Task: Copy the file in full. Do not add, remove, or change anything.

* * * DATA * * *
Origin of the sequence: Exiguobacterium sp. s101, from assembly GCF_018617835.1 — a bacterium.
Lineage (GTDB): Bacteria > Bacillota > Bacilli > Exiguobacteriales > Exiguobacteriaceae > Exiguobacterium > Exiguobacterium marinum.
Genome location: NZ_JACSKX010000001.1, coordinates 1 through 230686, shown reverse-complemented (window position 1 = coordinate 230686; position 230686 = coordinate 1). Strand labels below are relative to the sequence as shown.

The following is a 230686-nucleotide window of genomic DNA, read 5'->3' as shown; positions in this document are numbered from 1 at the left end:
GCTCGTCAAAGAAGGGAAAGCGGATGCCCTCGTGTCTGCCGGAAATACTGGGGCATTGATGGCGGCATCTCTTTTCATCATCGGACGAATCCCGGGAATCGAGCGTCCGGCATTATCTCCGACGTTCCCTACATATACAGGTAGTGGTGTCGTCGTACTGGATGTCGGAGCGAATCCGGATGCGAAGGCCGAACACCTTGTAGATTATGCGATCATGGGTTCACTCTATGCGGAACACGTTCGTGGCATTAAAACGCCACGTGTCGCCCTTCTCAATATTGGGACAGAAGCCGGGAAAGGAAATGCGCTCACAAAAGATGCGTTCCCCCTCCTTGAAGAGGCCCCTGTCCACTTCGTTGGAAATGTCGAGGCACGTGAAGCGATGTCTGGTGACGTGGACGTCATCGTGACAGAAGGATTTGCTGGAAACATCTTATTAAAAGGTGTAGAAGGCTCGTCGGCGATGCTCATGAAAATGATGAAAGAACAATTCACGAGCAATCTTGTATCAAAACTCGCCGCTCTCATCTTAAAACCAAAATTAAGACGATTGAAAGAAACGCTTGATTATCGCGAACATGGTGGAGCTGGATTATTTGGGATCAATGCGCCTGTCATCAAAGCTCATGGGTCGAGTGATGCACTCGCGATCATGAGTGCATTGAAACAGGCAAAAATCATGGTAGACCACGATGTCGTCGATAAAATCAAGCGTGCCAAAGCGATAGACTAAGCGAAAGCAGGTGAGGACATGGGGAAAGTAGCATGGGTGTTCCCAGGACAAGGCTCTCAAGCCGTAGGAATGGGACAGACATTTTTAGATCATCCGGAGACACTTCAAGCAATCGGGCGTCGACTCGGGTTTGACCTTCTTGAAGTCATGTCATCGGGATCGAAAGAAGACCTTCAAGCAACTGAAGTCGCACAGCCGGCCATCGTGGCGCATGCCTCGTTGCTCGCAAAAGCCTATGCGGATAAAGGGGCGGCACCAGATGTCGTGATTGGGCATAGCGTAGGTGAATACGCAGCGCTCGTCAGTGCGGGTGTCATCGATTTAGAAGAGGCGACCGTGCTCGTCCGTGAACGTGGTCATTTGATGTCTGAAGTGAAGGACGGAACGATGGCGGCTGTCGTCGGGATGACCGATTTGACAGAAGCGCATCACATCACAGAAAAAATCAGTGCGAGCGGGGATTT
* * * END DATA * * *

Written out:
Origin of the sequence: Exiguobacterium sp. s101, from assembly GCF_018617835.1 — a bacterium.
Lineage (GTDB): Bacteria > Bacillota > Bacilli > Exiguobacteriales > Exiguobacteriaceae > Exiguobacterium > Exiguobacterium marinum.
Genome location: NZ_JACSKX010000001.1, coordinates 1 through 230686, shown reverse-complemented (window position 1 = coordinate 230686; position 230686 = coordinate 1). Strand labels below are relative to the sequence as shown.

The following is a 230686-nucleotide window of genomic DNA, read 5'->3' as shown; positions in this document are numbered from 1 at the left end:
GCTCGTCAAAGAAGGGAAAGCGGATGCCCTCGTGTCTGCCGGAAATACTGGGGCATTGATGGCGGCATCTCTTTTCATCATCGGACGAATCCCGGGAATCGAGCGTCCGGCATTATCTCCGACGTTCCCTACATATACAGGTAGTGGTGTCGTCGTACTGGATGTCGGAGCGAATCCGGATGCGAAGGCCGAACACCTTGTAGATTATGCGATCATGGGTTCACTCTATGCGGAACACGTTCGTGGCATTAAAACGCCACGTGTCGCCCTTCTCAATATTGGGACAGAAGCCGGGAAAGGAAATGCGCTCACAAAAGATGCGTTCCCCCTCCTTGAAGAGGCCCCTGTCCACTTCGTTGGAAATGTCGAGGCACGTGAAGCGATGTCTGGTGACGTGGACGTCATCGTGACAGAAGGATTTGCTGGAAACATCTTATTAAAAGGTGTAGAAGGCTCGTCGGCGATGCTCATGAAAATGATGAAAGAACAATTCACGAGCAATCTTGTATCAAAACTCGCCGCTCTCATCTTAAAACCAAAATTAAGACGATTGAAAGAAACGCTTGATTATCGCGAACATGGTGGAGCTGGATTATTTGGGATCAATGCGCCTGTCATCAAAGCTCATGGGTCGAGTGATGCACTCGCGATCATGAGTGCATTGAAACAGGCAAAAATCATGGTAGACCACGATGTCGTCGATAAAATCAAGCGTGCCAAAGCGATAGACTAAGCGAAAGCAGGTGAGGACATGGGGAAAGTAGCATGGGTGTTCCCAGGACAAGGCTCTCAAGCCGTAGGAATGGGACAGACATTTTTAGATCATCCGGAGACACTTCAAGCAATCGGGCGTCGACTCGGGTTTGACCTTCTTGAAGTCATGTCATCGGGATCGAAAGAAGACCTTCAAGCAACTGAAGTCGCACAGCCGGCCATCGTGGCGCATGCCTCGTTGCTCGCAAAAGCCTATGCGGATAAAGGGGCGGCACCAGATGTCGTGATTGGGCATAGCGTAGGTGAATACGCAGCGCTCGTCAGTGCGGGTGTCATCGATTTAGAAGAGGCGACCGTGCTCGTCCGTGAACGTGGTCATTTGATGTCTGAAGTGAAGGACGGAACGATGGCGGCTGTCGTCGGGATGACCGATTTGACAGAAGCGCATCACATCACAGAAAAAATCAGTGCGAGCGGGGATTT